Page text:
Utility bills seem to shift frequently, due in part to instability in the energy sector and the volatility of certain environmental issues, including fracking that may endanger water wells and land management jeopardized by gas pipelines. Whatever the reason, most of us don’t see our utility bills dropping by much, if any, each year. Instead, they seem to rise almost predictably over time. Since utility company employees need to eat as customers do and our bills must be paid to maintain a good credit rating, we should pay utility bills on time. But there are simple things you can do to lower costs.
Double-Check Your Rates
Even a utility company can make a billing mistake. Double-check meter readings or compare to the previous month’s or year’s bill, and call the billing office to discuss any discrepancies. If a statement seems high, find out if a raise went into effect or if you have accidentally been overcharged, which can sometimes happen.
Compare Utility Providers
If you find that a utility company keeps raising rates consistently, or if there is a spike in the regular rate, check out the competition for lower prices. Your current provider may be willing to lower its rate to match one by a competitor. Alternately, you can switch to the lower-cost provider, but carefully check all costs to find hidden expenses before changing over to the new company.
Turn Off When Not In Use
Make a habit of turning off unused appliances like the television, computer, or lights when leaving a room. Equipment with lights that stay on during disuse can impact monthly utility bills. Collectively, several appliances that are turned off when unused may help to lower monthly costs. Check for leaky faucets and fix them to keep the water bill low. Close heat vents in unused rooms and close the door to avoid paying to heat unoccupied rooms.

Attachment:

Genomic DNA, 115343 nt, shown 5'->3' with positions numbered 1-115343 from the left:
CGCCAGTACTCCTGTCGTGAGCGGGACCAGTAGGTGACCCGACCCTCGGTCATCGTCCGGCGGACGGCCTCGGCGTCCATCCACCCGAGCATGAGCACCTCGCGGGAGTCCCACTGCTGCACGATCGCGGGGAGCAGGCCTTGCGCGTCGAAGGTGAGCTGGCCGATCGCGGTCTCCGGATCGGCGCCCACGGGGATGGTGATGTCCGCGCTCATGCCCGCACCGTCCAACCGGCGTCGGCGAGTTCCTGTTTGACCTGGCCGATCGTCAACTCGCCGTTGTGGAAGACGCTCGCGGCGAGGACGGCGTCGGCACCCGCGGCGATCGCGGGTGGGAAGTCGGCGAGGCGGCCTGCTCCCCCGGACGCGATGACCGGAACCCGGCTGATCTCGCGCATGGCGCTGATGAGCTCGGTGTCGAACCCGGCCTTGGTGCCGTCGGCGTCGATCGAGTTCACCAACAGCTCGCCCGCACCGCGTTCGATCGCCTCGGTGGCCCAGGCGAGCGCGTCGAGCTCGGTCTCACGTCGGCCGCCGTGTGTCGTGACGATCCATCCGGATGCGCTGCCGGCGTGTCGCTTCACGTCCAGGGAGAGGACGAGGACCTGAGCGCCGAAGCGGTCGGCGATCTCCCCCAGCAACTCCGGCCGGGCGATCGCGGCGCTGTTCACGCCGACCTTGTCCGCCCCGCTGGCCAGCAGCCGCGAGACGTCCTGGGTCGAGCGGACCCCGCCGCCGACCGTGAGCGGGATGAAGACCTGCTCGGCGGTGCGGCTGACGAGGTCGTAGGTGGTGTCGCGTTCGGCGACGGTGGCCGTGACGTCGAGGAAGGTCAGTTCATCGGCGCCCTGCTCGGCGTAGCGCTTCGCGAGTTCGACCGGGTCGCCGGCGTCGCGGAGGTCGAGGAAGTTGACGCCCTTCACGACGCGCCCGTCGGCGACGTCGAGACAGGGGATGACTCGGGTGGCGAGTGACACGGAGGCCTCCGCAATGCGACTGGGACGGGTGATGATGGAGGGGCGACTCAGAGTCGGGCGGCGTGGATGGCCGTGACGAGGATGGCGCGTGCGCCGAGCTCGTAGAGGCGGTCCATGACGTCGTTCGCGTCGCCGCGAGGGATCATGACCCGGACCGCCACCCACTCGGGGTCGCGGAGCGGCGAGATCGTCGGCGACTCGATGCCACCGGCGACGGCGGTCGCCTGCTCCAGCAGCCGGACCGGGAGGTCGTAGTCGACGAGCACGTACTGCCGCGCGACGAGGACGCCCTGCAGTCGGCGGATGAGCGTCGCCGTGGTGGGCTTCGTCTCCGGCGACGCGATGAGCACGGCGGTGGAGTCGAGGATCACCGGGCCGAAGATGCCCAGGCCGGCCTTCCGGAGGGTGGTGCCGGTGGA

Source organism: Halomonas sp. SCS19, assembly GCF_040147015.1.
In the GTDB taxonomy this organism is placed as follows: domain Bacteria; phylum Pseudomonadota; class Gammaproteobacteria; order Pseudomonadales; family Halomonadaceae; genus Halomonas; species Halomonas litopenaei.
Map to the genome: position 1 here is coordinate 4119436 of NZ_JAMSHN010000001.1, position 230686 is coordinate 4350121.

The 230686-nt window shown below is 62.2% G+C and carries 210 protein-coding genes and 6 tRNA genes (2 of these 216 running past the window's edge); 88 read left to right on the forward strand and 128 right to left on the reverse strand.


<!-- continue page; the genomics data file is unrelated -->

Use Utilities Minimally
Cut back on utility use when possible. For example, instead of running the air conditioner around the clock in summertime, turn it on during the hottest part of the day and set it to the highest setting that will cool you off without draining the budget. Do the same for winter heating utilities involving gas, oil or propane, setting the thermostat to 68 degrees if everyone in the household can tolerate it, wearing sweaters and socks to ward off any residual chill. Use cool or warm water for the laundry instead of hot water, and consider hanging clothes outside to dry in good weather rather than using an electric or gas dryer. Opt for the basic cable television package rather than the deluxe version.
Include Utility Supplements
Instead of running air conditioners in the summer, consider installing ceiling fans or use table fans. Space heaters in cold weather can help reduce whole-house heating bills. Some people use wood burners or fireplaces in the winter to offset gas heating expenses.
Don’t let household necessities gobble up your monthly budget. A few simple steps like these can pare down those costly utility bills and save money for other important things.